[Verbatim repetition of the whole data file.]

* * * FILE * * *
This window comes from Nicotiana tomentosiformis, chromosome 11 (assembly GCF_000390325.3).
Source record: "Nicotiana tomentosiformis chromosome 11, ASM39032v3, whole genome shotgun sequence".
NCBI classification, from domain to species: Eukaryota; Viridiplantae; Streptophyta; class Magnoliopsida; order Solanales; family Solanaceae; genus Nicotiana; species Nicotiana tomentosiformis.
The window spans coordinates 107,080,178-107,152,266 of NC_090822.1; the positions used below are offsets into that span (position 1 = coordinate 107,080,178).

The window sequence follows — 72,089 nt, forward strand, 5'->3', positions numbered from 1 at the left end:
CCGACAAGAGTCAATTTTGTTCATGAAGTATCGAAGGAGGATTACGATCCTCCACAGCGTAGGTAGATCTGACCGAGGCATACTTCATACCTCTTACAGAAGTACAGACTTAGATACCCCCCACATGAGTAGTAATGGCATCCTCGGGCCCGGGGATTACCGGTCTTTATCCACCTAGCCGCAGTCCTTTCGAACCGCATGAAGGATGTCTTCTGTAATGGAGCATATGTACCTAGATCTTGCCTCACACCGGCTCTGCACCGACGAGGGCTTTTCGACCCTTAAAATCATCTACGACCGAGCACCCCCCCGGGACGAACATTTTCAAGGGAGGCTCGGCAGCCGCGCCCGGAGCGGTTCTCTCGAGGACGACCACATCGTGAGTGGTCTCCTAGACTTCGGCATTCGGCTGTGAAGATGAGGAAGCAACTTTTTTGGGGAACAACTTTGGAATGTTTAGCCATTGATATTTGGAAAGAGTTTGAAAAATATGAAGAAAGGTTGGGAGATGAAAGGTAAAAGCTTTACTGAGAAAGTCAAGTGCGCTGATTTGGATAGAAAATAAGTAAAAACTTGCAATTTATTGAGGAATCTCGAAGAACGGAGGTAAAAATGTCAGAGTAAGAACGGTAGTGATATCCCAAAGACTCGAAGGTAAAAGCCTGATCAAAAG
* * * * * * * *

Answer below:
This window comes from Nicotiana tomentosiformis, chromosome 11 (assembly GCF_000390325.3).
Source record: "Nicotiana tomentosiformis chromosome 11, ASM39032v3, whole genome shotgun sequence".
NCBI classification, from domain to species: Eukaryota; Viridiplantae; Streptophyta; class Magnoliopsida; order Solanales; family Solanaceae; genus Nicotiana; species Nicotiana tomentosiformis.
The window spans coordinates 107,080,178-107,152,266 of NC_090822.1; the positions used below are offsets into that span (position 1 = coordinate 107,080,178).

The window sequence follows — 72,089 nt, forward strand, 5'->3', positions numbered from 1 at the left end:
CCGACAAGAGTCAATTTTGTTCATGAAGTATCGAAGGAGGATTACGATCCTCCACAGCGTAGGTAGATCTGACCGAGGCATACTTCATACCTCTTACAGAAGTACAGACTTAGATACCCCCCACATGAGTAGTAATGGCATCCTCGGGCCCGGGGATTACCGGTCTTTATCCACCTAGCCGCAGTCCTTTCGAACCGCATGAAGGATGTCTTCTGTAATGGAGCATATGTACCTAGATCTTGCCTCACACCGGCTCTGCACCGACGAGGGCTTTTCGACCCTTAAAATCATCTACGACCGAGCACCCCCCCGGGACGAACATTTTCAAGGGAGGCTCGGCAGCCGCGCCCGGAGCGGTTCTCTCGAGGACGACCACATCGTGAGTGGTCTCCTAGACTTCGGCATTCGGCTGTGAAGATGAGGAAGCAACTTTTTTGGGGAACAACTTTGGAATGTTTAGCCATTGATATTTGGAAAGAGTTTGAAAAATATGAAGAAAGGTTGGGAGATGAAAGGTAAAAGCTTTACTGAGAAAGTCAAGTGCGCTGATTTGGATAGAAAATAAGTAAAAACTTGCAATTTATTGAGGAATCTCGAAGAACGGAGGTAAAAATGTCAGAGTAAGAACGGTAGTGATATCCCAAAGACTCGAAGGTAAAAGCCTGATCAAAAG